„Time is nature's way to keep everything from happening all at once.“

—  John Wheeler, Wheeler quoted this saying in Complexity, Entropy, and the Physics of Information (1990), p. 10 http://books.google.com/books?id=mdjsOeTgatsC&lpg=PP1&pg=PA10#v=onepage&q&f=false, with a footnote attributing it to "graffiti in the men's room of the Pecan Street Cafe, Austin, Texas". Later publications, such as Paul Davies' 1995 book About Time (p. 236), credited Wheeler with variations of this saying, but the quip is actually much older. The earliest known source is Ray Cummings' 1922 science fiction novel The Girl in the Golden Atom, http://www.gutenberg.org/ebooks/21094 Ch. V: " 'Time,' he said, 'is what keeps everything from happening at once.' "<!-- according to Science-Fiction: The Early Years by Everett F. Bleiler, p. 171 http://books.google.com/books?id=KEZxhkG5eikC&pg=PA171, the novel was a composite of two earlier stories published in 1919 and 1920--> It also appears in his 1929 novel The Man Who Mastered Time. http://books.google.com/books?id=YdZEAAAAYAAJ&q=%22everything+from+happening+at+once%22#search_anchor The earliest known occurrence other than Cummings is from 1962 in Film Facts: Volume 5, p. 48 http://books.google.com/books?id=sr0vAQAAIAAJ&q=%22everything+from+happening+at+once%22.
John Wheeler Fotografia
John Wheeler3
fizyk amerykański 1911 - 2008
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Albert Einstein Fotografia

„Time is nature's way of keeping everything from happening at once.“

—  Albert Einstein German-born physicist and founder of the theory of relativity 1879 - 1955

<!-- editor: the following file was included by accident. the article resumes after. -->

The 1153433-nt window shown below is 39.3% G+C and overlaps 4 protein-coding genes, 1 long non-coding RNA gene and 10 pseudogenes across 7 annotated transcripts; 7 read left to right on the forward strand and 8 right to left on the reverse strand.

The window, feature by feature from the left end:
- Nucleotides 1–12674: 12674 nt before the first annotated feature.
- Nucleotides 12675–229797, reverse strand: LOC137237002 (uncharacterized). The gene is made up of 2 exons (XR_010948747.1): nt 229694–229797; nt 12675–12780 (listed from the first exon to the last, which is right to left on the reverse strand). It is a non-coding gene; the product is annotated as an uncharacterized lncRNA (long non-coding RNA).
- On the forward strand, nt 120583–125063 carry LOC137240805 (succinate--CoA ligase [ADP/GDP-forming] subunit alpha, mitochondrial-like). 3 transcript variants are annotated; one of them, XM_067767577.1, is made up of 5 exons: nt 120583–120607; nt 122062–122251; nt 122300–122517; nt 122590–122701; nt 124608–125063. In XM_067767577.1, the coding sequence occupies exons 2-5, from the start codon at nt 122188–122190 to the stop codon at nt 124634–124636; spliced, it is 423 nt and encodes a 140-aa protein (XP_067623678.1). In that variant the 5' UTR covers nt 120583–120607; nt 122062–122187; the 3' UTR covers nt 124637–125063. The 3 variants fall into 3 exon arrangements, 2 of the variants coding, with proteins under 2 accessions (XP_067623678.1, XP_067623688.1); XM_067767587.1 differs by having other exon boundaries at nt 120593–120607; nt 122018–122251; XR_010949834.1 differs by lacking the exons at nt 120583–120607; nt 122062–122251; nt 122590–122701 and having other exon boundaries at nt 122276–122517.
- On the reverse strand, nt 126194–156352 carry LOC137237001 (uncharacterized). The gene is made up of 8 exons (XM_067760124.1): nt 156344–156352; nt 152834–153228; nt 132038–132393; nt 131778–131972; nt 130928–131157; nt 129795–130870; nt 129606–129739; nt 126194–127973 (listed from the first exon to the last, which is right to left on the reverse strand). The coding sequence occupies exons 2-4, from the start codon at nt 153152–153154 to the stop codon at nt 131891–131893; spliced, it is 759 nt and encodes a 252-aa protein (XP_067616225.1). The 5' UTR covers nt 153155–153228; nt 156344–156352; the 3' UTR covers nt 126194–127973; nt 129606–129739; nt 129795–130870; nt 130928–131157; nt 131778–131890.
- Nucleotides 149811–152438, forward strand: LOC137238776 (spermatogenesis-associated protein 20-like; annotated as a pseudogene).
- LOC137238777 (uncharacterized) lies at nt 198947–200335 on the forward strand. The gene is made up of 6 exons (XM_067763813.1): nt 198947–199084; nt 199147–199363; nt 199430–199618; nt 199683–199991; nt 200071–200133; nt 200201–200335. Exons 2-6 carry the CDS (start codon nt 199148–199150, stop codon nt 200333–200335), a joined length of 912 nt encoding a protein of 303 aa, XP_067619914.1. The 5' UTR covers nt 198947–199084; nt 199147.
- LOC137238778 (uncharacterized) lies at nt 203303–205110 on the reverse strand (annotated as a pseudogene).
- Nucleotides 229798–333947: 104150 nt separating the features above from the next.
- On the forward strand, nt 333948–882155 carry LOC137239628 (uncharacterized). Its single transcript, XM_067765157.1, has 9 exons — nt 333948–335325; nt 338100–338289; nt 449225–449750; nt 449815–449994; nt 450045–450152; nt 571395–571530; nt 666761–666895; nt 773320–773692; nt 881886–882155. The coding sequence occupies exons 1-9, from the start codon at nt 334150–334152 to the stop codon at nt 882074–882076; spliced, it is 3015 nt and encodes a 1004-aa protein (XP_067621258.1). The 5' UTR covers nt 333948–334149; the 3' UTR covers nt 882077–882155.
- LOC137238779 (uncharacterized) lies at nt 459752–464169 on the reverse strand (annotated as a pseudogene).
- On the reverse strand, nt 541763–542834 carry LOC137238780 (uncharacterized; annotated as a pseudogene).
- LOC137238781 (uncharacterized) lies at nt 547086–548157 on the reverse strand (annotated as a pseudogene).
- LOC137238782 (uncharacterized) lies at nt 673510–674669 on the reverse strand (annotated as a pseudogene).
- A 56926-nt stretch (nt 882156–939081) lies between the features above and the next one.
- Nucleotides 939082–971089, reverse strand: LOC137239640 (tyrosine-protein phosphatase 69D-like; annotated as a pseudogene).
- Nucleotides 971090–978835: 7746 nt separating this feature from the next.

It seems that this quote has only begun to be attributed to Einstein recently, the earliest published source located being the 2008 book Visualization for Dummies by Bernard Golden, p. 85 http://books.google.com/books?id=2ppZkdmpSlgC&lpg=PP1&pg=PA85#v=onepage&q&f=false. Before that it was often attributed to the physicist John Wheeler, who quoted the saying in Complexity, Entropy, and the Physics of Information, p. 10 http://books.google.com/books?id=mdjsOeTgatsC&lpg=PP1&pg=PA10#v=onepage&q&f=false. In fact, this quip is much older; the earliest source located is Ray Cummings' 1921 short story "The Time Professor", which includes the passage https://books.google.com/books?id=sXpDAQAAMAAJ&pg=PA371#v=onepage&q=%22time%20is%20what%20keeps%20everything%20from%20happening%20at%20once%22&f=false: '"I do know what time is," Tubby declared. He paused. "Time," he added slowly -- "time is what keeps everything from happening at once ...".' Cummings repeated the quote in his 1922 science fiction novel The Girl in the Golden Atom, available on Project Gutenberg here http://www.gutenberg.org/ebooks/21094 (according to Science-Fiction: The Early Years by Everett F. Bleiler, p. 171 http://books.google.com/books?id=KEZxhkG5eikC&lpg=PP1&pg=PA171#v=onepage&q&f=false, the novel was a composite of two earlier stories published in 1919 and 1920). Chapter V http://www.gutenberg.org/files/21094/21094-h/21094-h.htm#CHAPTER_V contains the following paragraph: The Big Business Man smiled. "Time," he said, "is what keeps everything from happening at once." The next-earliest source found for this quote is another book by Ray Cummings, The Man Who Mastered Time http://books.google.com/books?id=YdZEAAAAYAAJ&q=%22everything+from+happening+at+once%22#search_anchor from 1929, and no published examples of the quote from authors other than Cummings can be found until the 1962 Film Facts: Volume 5 where it appears on p. 48 http://books.google.com/books?id=sr0vAQAAIAAJ&q=%22everything+from+happening+at+once%22#search_anchor. So, it seems likely that Ray Cummings is the real originator of this saying.